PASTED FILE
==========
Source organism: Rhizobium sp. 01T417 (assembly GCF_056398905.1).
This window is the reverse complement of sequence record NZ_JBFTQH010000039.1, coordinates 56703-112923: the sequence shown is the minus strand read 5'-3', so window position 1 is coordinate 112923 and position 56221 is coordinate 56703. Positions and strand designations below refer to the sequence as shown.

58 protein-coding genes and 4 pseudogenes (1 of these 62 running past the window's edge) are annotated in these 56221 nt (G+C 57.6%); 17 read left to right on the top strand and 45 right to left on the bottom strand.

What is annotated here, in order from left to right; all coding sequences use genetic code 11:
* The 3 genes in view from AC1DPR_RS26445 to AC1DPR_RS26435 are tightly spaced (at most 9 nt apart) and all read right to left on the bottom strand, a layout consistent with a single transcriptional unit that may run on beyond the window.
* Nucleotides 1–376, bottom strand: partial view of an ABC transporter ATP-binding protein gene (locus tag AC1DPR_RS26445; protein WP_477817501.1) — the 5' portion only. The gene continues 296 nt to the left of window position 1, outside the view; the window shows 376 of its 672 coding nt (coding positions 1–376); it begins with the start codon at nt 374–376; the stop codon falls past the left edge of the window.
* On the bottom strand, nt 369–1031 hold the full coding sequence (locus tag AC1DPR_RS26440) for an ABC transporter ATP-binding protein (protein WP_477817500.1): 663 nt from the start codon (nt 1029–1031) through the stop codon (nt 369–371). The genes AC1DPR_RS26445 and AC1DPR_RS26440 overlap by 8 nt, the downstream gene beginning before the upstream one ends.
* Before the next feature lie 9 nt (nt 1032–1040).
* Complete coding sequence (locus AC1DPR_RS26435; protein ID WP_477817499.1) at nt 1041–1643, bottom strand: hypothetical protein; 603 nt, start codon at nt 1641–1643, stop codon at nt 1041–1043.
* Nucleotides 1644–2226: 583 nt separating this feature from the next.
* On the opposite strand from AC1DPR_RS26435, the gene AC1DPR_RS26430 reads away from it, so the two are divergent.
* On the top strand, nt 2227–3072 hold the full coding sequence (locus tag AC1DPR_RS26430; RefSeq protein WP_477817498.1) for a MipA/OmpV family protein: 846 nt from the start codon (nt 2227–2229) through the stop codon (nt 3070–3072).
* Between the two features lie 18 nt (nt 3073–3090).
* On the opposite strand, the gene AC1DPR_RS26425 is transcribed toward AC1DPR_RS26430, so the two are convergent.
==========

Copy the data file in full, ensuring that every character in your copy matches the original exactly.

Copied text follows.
Source organism: Rhizobium sp. 01T417 (assembly GCF_056398905.1).
This window is the reverse complement of sequence record NZ_JBFTQH010000039.1, coordinates 56703-112923: the sequence shown is the minus strand read 5'-3', so window position 1 is coordinate 112923 and position 56221 is coordinate 56703. Positions and strand designations below refer to the sequence as shown.

58 protein-coding genes and 4 pseudogenes (1 of these 62 running past the window's edge) are annotated in these 56221 nt (G+C 57.6%); 17 read left to right on the top strand and 45 right to left on the bottom strand.

What is annotated here, in order from left to right; all coding sequences use genetic code 11:
* The 3 genes in view from AC1DPR_RS26445 to AC1DPR_RS26435 are tightly spaced (at most 9 nt apart) and all read right to left on the bottom strand, a layout consistent with a single transcriptional unit that may run on beyond the window.
* Nucleotides 1–376, bottom strand: partial view of an ABC transporter ATP-binding protein gene (locus tag AC1DPR_RS26445; protein WP_477817501.1) — the 5' portion only. The gene continues 296 nt to the left of window position 1, outside the view; the window shows 376 of its 672 coding nt (coding positions 1–376); it begins with the start codon at nt 374–376; the stop codon falls past the left edge of the window.
* On the bottom strand, nt 369–1031 hold the full coding sequence (locus tag AC1DPR_RS26440) for an ABC transporter ATP-binding protein (protein WP_477817500.1): 663 nt from the start codon (nt 1029–1031) through the stop codon (nt 369–371). The genes AC1DPR_RS26445 and AC1DPR_RS26440 overlap by 8 nt, the downstream gene beginning before the upstream one ends.
* Before the next feature lie 9 nt (nt 1032–1040).
* Complete coding sequence (locus AC1DPR_RS26435; protein ID WP_477817499.1) at nt 1041–1643, bottom strand: hypothetical protein; 603 nt, start codon at nt 1641–1643, stop codon at nt 1041–1043.
* Nucleotides 1644–2226: 583 nt separating this feature from the next.
* On the opposite strand from AC1DPR_RS26435, the gene AC1DPR_RS26430 reads away from it, so the two are divergent.
* On the top strand, nt 2227–3072 hold the full coding sequence (locus tag AC1DPR_RS26430; RefSeq protein WP_477817498.1) for a MipA/OmpV family protein: 846 nt from the start codon (nt 2227–2229) through the stop codon (nt 3070–3072).
* Between the two features lie 18 nt (nt 3073–3090).
* On the opposite strand, the gene AC1DPR_RS26425 is transcribed toward AC1DPR_RS26430, so the two are convergent.